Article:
A mother of four, Velinda recalls working day in and day out as a reflexologist some years ago so she can send her children to school. She and her family were among those who relocated to Rizal after Typhoon Ondoy hit the country in 2009. Despite the hardships of finding work, add to this the challenge of being new to the community, Velinda continued to strive harder.
Now already retired from doing reflexology services, Velinda is one of the beneficiaries of the CEMEX Information Technology (IT) Training Center for unemployed individuals and out-of-school youth in Barangay San Jose, Antipolo City— the largest barangay in the Philippines.
Velinda plans to put up her own computer shop upon completion of her one-year computer course at the CEMEX IT Center.
According to her, the reason why she joined the program is because she wanted to learn more about IT networking. “To help augment my family’s income, I thought of putting up my own computer shop and with my troubleshooting skills, I won’t need a technician anymore,” she said in Filipino. “I’m sure I could learn a lot of stuff here and it’s all for free!”
Velinda is one of the 300 out-of-school youth and high school graduates who are now attending classes at the IT Center.
The CEMEX IT Training Center currently has qualified Technical Education and Skills Development Authority (TESDA) trainers as instructors. Participants in the program will receive a TESDA certification once they have completed the course and passed the evaluation. This certificate will come in very useful especially when they apply for work.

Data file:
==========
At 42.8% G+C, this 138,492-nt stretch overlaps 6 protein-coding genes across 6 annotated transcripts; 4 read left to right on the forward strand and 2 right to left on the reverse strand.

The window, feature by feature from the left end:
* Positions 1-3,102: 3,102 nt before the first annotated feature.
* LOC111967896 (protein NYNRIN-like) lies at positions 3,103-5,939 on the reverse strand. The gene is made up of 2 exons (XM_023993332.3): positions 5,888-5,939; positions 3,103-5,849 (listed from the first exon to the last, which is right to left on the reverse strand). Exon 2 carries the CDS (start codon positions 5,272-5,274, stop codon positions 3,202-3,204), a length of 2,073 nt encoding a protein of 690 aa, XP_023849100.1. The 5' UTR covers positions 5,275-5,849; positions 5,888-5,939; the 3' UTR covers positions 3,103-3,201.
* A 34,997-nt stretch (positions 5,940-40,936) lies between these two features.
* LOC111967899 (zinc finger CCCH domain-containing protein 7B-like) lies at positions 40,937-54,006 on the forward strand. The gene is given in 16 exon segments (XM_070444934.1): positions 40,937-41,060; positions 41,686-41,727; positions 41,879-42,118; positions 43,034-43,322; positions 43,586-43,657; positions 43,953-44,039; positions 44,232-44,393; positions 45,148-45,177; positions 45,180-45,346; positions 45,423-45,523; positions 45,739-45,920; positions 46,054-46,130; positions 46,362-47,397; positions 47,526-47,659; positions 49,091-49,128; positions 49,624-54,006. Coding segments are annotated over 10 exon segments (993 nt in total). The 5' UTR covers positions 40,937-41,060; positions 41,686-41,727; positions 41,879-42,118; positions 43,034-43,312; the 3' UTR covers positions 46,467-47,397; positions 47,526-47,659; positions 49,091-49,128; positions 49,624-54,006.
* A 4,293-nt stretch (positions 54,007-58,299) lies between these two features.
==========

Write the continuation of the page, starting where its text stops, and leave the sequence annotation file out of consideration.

Graduates of the program also get equipped with a lot of other skills like maintenance of IT network systems, computer repair, setting up of servers, and troubleshooting. Aside from IT courses, the center also offers English classes to help the students improve their communication skills.
Another recipient of the program is Irish Beth Natividad. Irish shared that she wanted to help her parents in sending her younger brother to school. “All that I’m learning here, I can definitely use to find a better job to help them,” she said.
“In our neighbourhood, many were not able to go to college. That’s why knowing how to operate the computer is very important nowadays since computer literacy is a standard requirement,” said Irish. “I will definitely share what I’ve learned here to my community so that I can help them enhance their capabilities and improve their lives as well.”
Both Velinda and Irish have since expressed their gratitude to the local government unit of Antipolo City and CEMEX Philippines for their optimism and support to the out-of-school youth and unemployed members of the community.
“I’m very grateful for the opportunity given to us. This will definitely better our lives. The chance to study again is really a big help for us because the knowledge we will be armed with will benefit us in the long run. They taught us how to sustain ourselves, to become competitive individuals who will be able to, comparatively, catch our own fish and not just depend on other be able to live well,” Velinda ends with a smile.
Ariel Yson, community relations officer of CEMEX’s Solid Cement Plant, shared how the training center was conceptualized. “The local government through the barangay approached us to ask for support in the construction of the two-storey training center. We immediately said yes because helping build education is really close to our hearts.”
CEMEX Philippines took care of financing the cost of the school building while the local government took care of staffing the center with qualified trainers.
According to Ariel, the first floor of the center will also house the Rizal Quarry Academy where courses on mining engineering, responsible quarrying, and sustainability management will be offered.
For him, public-private partnership is essential to achieving better results for the community. “We would like to thank our Barangay leaders, local government officials, and most especially, our community members for this opportunity to serve,” he said.